So, why are we discussing this in the context of a blog about family law and divorce? Judge Jones (retired) asked these same questions and raised the relevant concerns when this decision was released.
When dealing with physical custody in a divorce context with a special needs child, or any child who has an IEP, will a parent be relocating from the current school district, and will that impact the child? These considerations must be thought through.
What about in the removal context where one parent seeks to take a special needs child from one school district to another (both intra- and inter-state)?
Perhaps the most interesting issue raised is the use of the word “voluntary” in this decision. What if a parent’s relocation with the child is not voluntary because of financial issues, or a domestic violence restraining order?
While we don’t have answers to these questions today, when crafting settlement agreements or litigating a family law case that involves a special needs child and a possible relocation, the parent and the attorney have to be aware of the significant impact these issues can create.
3) In 2007, the New Jersey Legislature added “irreconcilable differences” to the causes of actions (reasons) upon which one can file for divorce. These are often referred to as grounds for divorce. Prior to 2007, we often had to use causes of action like extreme cruelty or separation in order to seek a divorce, and the amendment to include irreconcilable differences (which is rather “vanilla”) was welcome by both practitioners and their clients.
Given the somewhat innocuous tenor of the term “irreconcilable differences,” I have never in my tenure had a client (or adversary) claim that irreconcilable differences do not exist in an attempt to prevent a divorce. Moreover, there seems to be very little basis, if any, upon which a court would deny a divorce to a litigant claiming irreconcilable differences. In order to be divorced in the State of New Jersey, the court must find that for a period of six months or more, irreconcilable differences existed between the spouses (a breakdown of the marriage) such that there is no prospect of reconciliation. If a litigant is filing for divorce and proceeding, this seems somewhat evident and obvious to this writer that the demise of the marriage is inevitable, but apparently that is not universal.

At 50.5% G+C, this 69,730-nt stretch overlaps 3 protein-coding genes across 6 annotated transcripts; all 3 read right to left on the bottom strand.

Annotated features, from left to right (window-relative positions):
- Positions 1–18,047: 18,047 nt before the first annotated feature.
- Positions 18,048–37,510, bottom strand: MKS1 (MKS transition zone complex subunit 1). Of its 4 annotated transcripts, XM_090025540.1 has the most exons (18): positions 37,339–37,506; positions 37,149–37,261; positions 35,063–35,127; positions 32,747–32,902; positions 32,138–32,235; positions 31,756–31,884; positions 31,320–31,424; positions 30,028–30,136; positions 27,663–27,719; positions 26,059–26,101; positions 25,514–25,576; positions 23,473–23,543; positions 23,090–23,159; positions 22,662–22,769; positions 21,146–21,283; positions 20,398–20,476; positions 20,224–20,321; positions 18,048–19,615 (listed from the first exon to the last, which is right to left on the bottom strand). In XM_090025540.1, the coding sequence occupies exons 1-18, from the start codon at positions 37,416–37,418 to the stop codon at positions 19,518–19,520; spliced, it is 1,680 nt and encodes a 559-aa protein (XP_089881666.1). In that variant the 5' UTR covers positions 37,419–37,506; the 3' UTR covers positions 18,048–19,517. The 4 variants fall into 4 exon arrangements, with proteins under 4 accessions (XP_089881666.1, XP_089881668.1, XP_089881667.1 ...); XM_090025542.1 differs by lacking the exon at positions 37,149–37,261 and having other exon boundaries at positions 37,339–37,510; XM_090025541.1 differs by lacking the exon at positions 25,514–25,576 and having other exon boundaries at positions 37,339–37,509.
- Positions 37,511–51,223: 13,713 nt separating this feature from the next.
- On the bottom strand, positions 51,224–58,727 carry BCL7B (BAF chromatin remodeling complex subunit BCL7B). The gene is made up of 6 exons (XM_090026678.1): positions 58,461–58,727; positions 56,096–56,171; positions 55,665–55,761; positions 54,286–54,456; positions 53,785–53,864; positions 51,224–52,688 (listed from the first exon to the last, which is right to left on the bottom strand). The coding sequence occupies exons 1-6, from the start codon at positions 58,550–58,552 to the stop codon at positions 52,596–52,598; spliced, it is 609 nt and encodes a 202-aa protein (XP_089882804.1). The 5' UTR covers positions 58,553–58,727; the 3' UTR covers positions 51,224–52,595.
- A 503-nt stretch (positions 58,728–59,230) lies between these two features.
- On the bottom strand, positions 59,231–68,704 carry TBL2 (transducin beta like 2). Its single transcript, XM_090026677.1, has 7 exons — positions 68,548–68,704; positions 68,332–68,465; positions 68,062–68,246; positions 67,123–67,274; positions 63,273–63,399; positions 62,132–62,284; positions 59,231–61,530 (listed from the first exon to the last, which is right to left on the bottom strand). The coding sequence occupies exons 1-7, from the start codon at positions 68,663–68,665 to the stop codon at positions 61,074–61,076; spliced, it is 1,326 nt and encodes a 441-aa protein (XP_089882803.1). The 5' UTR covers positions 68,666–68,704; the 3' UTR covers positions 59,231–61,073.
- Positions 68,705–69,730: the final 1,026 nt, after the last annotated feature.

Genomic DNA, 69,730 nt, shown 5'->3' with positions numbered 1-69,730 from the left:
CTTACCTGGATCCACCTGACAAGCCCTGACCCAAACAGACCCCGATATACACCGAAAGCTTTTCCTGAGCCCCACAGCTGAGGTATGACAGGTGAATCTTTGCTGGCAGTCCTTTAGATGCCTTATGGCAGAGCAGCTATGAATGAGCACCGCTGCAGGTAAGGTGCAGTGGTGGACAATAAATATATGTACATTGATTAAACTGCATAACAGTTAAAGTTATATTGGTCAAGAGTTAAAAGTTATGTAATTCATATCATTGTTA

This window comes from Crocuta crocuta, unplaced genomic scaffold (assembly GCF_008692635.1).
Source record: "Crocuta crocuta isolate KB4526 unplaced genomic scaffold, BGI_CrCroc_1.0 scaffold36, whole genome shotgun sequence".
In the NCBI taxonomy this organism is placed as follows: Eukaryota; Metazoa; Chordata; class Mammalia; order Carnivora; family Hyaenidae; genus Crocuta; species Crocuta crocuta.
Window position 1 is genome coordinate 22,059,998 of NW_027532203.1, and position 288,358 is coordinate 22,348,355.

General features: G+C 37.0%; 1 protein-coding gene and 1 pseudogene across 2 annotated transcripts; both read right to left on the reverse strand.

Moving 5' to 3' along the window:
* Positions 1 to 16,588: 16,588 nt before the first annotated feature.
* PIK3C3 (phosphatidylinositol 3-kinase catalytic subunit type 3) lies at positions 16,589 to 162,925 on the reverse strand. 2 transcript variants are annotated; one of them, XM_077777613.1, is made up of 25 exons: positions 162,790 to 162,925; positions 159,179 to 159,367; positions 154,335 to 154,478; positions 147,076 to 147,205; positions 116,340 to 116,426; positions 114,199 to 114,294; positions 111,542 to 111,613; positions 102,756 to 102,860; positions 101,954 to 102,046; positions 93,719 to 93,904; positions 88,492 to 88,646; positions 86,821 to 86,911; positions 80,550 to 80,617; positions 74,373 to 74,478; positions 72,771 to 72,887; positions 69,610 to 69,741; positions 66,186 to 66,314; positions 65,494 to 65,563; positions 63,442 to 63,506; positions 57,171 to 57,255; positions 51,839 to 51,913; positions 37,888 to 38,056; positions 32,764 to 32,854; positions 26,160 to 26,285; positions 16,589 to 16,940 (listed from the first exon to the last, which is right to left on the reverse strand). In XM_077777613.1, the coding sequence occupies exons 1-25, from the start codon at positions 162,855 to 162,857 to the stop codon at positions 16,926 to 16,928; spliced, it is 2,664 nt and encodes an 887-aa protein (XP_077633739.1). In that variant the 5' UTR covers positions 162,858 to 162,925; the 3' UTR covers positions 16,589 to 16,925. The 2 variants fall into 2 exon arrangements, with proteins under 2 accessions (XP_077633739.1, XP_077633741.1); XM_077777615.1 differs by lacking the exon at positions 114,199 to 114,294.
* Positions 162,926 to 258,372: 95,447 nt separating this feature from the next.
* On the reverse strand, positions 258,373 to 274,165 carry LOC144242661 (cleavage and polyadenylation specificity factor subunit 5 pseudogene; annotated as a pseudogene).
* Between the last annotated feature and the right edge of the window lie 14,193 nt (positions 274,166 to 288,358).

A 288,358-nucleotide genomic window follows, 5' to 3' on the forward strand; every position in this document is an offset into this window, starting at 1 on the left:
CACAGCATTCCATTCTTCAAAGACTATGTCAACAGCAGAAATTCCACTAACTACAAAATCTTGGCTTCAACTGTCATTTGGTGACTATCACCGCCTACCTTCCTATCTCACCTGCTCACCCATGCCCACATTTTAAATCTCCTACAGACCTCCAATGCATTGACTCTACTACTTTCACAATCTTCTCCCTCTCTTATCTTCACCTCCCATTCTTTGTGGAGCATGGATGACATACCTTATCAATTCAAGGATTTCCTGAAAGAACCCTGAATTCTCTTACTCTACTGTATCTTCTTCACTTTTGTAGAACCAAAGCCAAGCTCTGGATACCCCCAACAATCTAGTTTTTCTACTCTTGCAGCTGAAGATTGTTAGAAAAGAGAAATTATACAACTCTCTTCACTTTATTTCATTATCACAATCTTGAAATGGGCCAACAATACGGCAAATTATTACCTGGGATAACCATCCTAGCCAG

In the recent case of Steiner v. Steiner, the parties were married in 1955 and were in their eighties and nineties when the wife sought a divorce. The husband attempted to prevent the wife from doing so by claiming the wife was unduly influenced by one of their children and that she (the wife) did not meet the legal standard of irreconcilable differences.
What is notable about the case is that the parties’ marital estate was estimated to be more than $130 million. Notably, if the husband were successful in dismissing the wife’s complaint for being unable to meet the cause of action, he could (he did) disinherit his wife, which would have relegated her to 1/3 of the marital estate (called net elective share). Conversely, by way of the divorce, the wife would likely receive ½ of the estate, which at this level is significant and perhaps worth spending $1.7 million in legal fees to preserve!
Ultimately the husband was not successful, and the divorce was granted and upheld on appeal. It is an interesting case and relevant in that it discusses what the cases and legislature contemplated when adding irreconcilable differences to the causes of action allowable in our State to get divorced.
Notably, the Appellate Division stated the following: ‘The judge also noted that these circumstances did not preclude the finding of this ground for divorce because, under New Jersey law, "parties may attempt to reconcile while seeking a divorce, but" a party seeking a divorce should not be penalized for "an unsuccessful attempt" at reconciliation.’ In this regard, the trial judge stated her agreement with the presiding judge's statement in granting bifurcation that "a party seeking a divorce does not need to be completely separated nor 'turn their back' on the other party" and "may still care or be involved in the other party's life but have no intention to remain married to him or her."